The SABC board has suspended its retrenchment process for one week, a spokesperson announced on Thursday.
"The board of the SABC would like to announce that it will suspend the [Section 189] process for a period of seven days. This will allow all stakeholders to further engage and explore further options in an effort to ensure the financial sustainability of the SABC," a statement released by acting SABC spokesperson Mmoni Seapolelo said on Thursday.
"The SABC is committed to meaningfully engaging with all its stakeholders as it continues to make the corporation financially sustainable in order to fulfil its public mandate," Seapolelo said.
The SABC was planning to retrench around 400 workers, it announced on Wednesday.
The public broadcaster was also considering a three-year salary freeze; reducing employee annual leave from 35 to 28 days; stopping the cashing in of leave; and reducing sick leave from 30 days a year to the 36 days in three years stipulated by law.
Hannes du Buisson, spokesperson for union Bemawu, said the suspension of retrenchment processes for seven days "means nothing".
"Suspending the S189 [Section 189] process for seven days, but not withdrawing the termination letters means nothing. In fact, it is more prejudicial to employees, as the clock keeps on ticking. The SABC has issued termination letters after a defective consultation process.
"Suspending the process for seven days does not cure the defective process and its misplaced rationale."
He called for the withdrawal of all termination letters and said the "SABC must return to the table to properly and meaningfully consult".
"The SABC must first fix what they have identified as wrong before deciding to embark on a S189 process."
He said the SABC has cited not having an adequate online value proposition, poor sales effectiveness (due to not having an adequate online value proposition), ineffective commercial product packaging, old, uncompetitive pricing models, inadequate technology infrastructure, a lack of requisite skills and inefficient business processes.
However, he claimed that the SABC, in its proposed structure, "increased positions on scale code 120, that have not been there before, in divisions like Commercial Enterprise".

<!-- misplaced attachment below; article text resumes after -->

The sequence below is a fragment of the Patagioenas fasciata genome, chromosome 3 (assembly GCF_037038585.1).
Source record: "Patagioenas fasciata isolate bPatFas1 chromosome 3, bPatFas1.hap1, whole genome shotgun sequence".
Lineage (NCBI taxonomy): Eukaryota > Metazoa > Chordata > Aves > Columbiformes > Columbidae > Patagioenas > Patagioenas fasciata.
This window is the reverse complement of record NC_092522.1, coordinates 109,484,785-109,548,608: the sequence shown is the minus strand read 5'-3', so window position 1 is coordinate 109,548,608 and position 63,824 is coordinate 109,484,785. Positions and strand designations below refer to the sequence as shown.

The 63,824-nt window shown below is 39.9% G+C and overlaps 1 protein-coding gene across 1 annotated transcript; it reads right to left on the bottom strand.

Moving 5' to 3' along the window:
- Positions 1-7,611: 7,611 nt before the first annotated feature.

"In other divisions, the SABC opted to convert permanent staff to freelancers, and/or outsourcing."
He described the move as "an artificial and misleading exercise".
"By converting permanent employees to freelancers and outsourcing functions, does not reduce the headcount, and cost. It simply moves it from the permanent staff salary account to a different expense account. It furthermore deprives employees of benefits they have worked for their entire lives."
Du Buisson denounced the SABC's "exploiting [of] freelance workers for many years".
"By replacing its permanent staff with freelancers is doing so even more. Freelancers does not have benefits like leave, sick leave, UIF, medical aid and pension. It means being sick or going on leave is on a no-pay basis."
On Tuesday, News24 reported that some SABC employees refused to go on air after receiving notice of plans to retrench staff.
Support followed from unions and the public after videos of employees pleading with management to save jobs were circulated on social media.
News24 reported that at commercial radio station 5FM only three of its 14 permanent staff members didn't receive retrenchment notices, while at popular Afrikaans station RSG 12 of the 14 permanent staff members were impacted by the restructuring process.
Fin24 reported on Tuesday that 96% of staff at SABC Africa, a service dedicated to continental news, had been served with redundancy letters. Only four positions were not affected.
Communications and Digital Technologies Minister Stella Ndabeni-Abrahams met with the board of the SABC to "implore" them to preserve jobs after employees refused to accept the planned retrenchments, Fin24 reported.
The South African National Editors' Forum, meanwhile, said it would seek a meeting with SABC management, and urged the broadcaster to ring fence key posts.